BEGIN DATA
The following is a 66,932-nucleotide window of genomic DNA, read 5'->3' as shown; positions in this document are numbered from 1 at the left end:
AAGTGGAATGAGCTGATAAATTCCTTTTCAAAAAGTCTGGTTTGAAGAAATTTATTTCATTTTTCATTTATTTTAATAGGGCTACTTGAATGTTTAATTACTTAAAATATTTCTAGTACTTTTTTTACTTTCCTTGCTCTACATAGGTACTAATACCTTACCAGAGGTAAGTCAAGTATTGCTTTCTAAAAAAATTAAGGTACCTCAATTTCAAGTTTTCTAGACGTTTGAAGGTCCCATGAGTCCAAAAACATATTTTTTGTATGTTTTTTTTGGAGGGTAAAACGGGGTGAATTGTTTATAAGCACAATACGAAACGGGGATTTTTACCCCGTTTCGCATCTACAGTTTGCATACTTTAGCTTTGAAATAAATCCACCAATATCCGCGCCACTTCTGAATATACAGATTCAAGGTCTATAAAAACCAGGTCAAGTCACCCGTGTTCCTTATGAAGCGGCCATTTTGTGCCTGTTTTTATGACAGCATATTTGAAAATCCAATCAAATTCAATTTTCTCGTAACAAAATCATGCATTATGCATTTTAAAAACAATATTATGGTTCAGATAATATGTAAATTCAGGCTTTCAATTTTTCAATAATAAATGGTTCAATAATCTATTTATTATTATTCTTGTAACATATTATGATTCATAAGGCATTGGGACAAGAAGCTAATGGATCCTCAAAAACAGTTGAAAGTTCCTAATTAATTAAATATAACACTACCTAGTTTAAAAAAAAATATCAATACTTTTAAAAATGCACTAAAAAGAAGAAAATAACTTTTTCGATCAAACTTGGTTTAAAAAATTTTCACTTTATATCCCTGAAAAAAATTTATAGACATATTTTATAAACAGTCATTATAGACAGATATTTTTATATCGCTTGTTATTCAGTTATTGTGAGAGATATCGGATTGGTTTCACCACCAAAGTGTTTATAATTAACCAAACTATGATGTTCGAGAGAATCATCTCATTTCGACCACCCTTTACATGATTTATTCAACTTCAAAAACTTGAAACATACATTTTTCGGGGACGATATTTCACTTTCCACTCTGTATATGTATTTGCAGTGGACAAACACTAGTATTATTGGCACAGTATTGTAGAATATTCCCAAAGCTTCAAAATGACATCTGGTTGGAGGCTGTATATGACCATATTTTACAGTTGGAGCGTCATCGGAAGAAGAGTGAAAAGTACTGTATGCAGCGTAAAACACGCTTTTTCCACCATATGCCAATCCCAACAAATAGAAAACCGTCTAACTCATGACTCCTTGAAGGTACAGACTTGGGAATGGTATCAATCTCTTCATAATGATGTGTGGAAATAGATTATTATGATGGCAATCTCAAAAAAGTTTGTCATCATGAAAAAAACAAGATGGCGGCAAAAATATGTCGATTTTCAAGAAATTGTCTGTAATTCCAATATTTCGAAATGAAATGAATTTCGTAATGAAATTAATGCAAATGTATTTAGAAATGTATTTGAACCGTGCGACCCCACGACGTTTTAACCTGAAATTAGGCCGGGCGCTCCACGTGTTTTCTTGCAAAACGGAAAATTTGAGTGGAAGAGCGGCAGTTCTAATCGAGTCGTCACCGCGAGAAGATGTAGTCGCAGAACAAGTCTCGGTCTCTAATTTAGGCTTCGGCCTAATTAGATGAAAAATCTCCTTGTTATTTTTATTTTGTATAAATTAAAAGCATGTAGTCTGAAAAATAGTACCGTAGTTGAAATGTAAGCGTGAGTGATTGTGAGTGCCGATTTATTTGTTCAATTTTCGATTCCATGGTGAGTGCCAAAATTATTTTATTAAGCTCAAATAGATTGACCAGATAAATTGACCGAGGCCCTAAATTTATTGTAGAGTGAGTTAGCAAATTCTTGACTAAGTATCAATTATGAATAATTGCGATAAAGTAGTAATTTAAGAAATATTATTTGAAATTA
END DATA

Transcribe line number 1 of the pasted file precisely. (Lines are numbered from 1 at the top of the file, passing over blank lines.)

The following is a 66,932-nucleotide window of genomic DNA, read 5'->3' as shown; positions in this document are numbered from 1 at the left end: